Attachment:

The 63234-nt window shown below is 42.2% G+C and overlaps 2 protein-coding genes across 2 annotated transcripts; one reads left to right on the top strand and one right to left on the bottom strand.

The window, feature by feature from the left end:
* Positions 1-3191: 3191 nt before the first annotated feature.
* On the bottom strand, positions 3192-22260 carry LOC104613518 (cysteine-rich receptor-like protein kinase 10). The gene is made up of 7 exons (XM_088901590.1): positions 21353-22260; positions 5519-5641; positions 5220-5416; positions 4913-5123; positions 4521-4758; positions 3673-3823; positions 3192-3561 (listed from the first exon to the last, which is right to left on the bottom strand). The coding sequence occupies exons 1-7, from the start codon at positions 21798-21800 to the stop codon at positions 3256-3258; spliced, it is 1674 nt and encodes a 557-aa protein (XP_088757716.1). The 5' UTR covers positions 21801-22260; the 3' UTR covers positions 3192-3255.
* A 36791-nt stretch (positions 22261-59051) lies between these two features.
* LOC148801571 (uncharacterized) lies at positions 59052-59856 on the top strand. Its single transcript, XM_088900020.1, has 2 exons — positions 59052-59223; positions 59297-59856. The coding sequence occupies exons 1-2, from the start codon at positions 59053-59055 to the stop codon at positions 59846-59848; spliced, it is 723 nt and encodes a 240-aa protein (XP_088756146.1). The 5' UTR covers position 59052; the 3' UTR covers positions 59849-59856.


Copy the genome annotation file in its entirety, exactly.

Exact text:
The 63234-nt window shown below is 42.2% G+C and overlaps 2 protein-coding genes across 2 annotated transcripts; one reads left to right on the top strand and one right to left on the bottom strand.

The window, feature by feature from the left end:
* Positions 1-3191: 3191 nt before the first annotated feature.
* On the bottom strand, positions 3192-22260 carry LOC104613518 (cysteine-rich receptor-like protein kinase 10). The gene is made up of 7 exons (XM_088901590.1): positions 21353-22260; positions 5519-5641; positions 5220-5416; positions 4913-5123; positions 4521-4758; positions 3673-3823; positions 3192-3561 (listed from the first exon to the last, which is right to left on the bottom strand). The coding sequence occupies exons 1-7, from the start codon at positions 21798-21800 to the stop codon at positions 3256-3258; spliced, it is 1674 nt and encodes a 557-aa protein (XP_088757716.1). The 5' UTR covers positions 21801-22260; the 3' UTR covers positions 3192-3255.
* A 36791-nt stretch (positions 22261-59051) lies between these two features.
* LOC148801571 (uncharacterized) lies at positions 59052-59856 on the top strand. Its single transcript, XM_088900020.1, has 2 exons — positions 59052-59223; positions 59297-59856. The coding sequence occupies exons 1-2, from the start codon at positions 59053-59055 to the stop codon at positions 59846-59848; spliced, it is 723 nt and encodes a 240-aa protein (XP_088756146.1). The 5' UTR covers position 59052; the 3' UTR covers positions 59849-59856.